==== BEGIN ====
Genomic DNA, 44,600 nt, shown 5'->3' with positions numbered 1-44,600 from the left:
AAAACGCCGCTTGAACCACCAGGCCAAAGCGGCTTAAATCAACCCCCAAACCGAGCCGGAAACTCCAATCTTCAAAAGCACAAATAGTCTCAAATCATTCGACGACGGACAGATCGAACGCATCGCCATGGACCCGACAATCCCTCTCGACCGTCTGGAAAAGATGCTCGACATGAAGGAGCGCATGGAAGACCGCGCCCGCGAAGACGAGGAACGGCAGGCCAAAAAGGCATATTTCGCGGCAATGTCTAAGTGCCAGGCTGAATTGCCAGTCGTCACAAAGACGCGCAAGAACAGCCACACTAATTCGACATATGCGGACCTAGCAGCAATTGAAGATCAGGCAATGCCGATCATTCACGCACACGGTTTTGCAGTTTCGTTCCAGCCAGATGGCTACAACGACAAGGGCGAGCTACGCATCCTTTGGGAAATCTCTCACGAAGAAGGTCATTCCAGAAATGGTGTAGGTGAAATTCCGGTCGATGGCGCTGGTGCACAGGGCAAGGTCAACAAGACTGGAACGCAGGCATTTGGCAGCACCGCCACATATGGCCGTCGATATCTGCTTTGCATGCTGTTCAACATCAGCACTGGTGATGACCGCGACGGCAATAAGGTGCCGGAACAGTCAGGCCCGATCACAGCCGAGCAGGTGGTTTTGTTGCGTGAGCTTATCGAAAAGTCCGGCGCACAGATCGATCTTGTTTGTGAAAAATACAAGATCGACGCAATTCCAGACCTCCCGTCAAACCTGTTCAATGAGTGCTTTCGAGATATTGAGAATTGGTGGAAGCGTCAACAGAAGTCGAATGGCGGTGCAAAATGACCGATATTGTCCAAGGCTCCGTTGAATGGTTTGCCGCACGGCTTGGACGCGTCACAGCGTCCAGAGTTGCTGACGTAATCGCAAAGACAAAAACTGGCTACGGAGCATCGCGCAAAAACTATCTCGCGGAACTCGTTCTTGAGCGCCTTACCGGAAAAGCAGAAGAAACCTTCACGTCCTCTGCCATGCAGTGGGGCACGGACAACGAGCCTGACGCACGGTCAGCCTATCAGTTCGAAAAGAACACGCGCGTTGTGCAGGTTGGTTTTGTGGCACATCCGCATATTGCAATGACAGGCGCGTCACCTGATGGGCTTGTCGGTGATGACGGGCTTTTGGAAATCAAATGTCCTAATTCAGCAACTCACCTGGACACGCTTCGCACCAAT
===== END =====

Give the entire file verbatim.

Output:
Genomic DNA, 44,600 nt, shown 5'->3' with positions numbered 1-44,600 from the left:
AAAACGCCGCTTGAACCACCAGGCCAAAGCGGCTTAAATCAACCCCCAAACCGAGCCGGAAACTCCAATCTTCAAAAGCACAAATAGTCTCAAATCATTCGACGACGGACAGATCGAACGCATCGCCATGGACCCGACAATCCCTCTCGACCGTCTGGAAAAGATGCTCGACATGAAGGAGCGCATGGAAGACCGCGCCCGCGAAGACGAGGAACGGCAGGCCAAAAAGGCATATTTCGCGGCAATGTCTAAGTGCCAGGCTGAATTGCCAGTCGTCACAAAGACGCGCAAGAACAGCCACACTAATTCGACATATGCGGACCTAGCAGCAATTGAAGATCAGGCAATGCCGATCATTCACGCACACGGTTTTGCAGTTTCGTTCCAGCCAGATGGCTACAACGACAAGGGCGAGCTACGCATCCTTTGGGAAATCTCTCACGAAGAAGGTCATTCCAGAAATGGTGTAGGTGAAATTCCGGTCGATGGCGCTGGTGCACAGGGCAAGGTCAACAAGACTGGAACGCAGGCATTTGGCAGCACCGCCACATATGGCCGTCGATATCTGCTTTGCATGCTGTTCAACATCAGCACTGGTGATGACCGCGACGGCAATAAGGTGCCGGAACAGTCAGGCCCGATCACAGCCGAGCAGGTGGTTTTGTTGCGTGAGCTTATCGAAAAGTCCGGCGCACAGATCGATCTTGTTTGTGAAAAATACAAGATCGACGCAATTCCAGACCTCCCGTCAAACCTGTTCAATGAGTGCTTTCGAGATATTGAGAATTGGTGGAAGCGTCAACAGAAGTCGAATGGCGGTGCAAAATGACCGATATTGTCCAAGGCTCCGTTGAATGGTTTGCCGCACGGCTTGGACGCGTCACAGCGTCCAGAGTTGCTGACGTAATCGCAAAGACAAAAACTGGCTACGGAGCATCGCGCAAAAACTATCTCGCGGAACTCGTTCTTGAGCGCCTTACCGGAAAAGCAGAAGAAACCTTCACGTCCTCTGCCATGCAGTGGGGCACGGACAACGAGCCTGACGCACGGTCAGCCTATCAGTTCGAAAAGAACACGCGCGTTGTGCAGGTTGGTTTTGTGGCACATCCGCATATTGCAATGACAGGCGCGTCACCTGATGGGCTTGTCGGTGATGACGGGCTTTTGGAAATCAAATGTCCTAATTCAGCAACTCACCTGGACACGCTTCGCACCAAT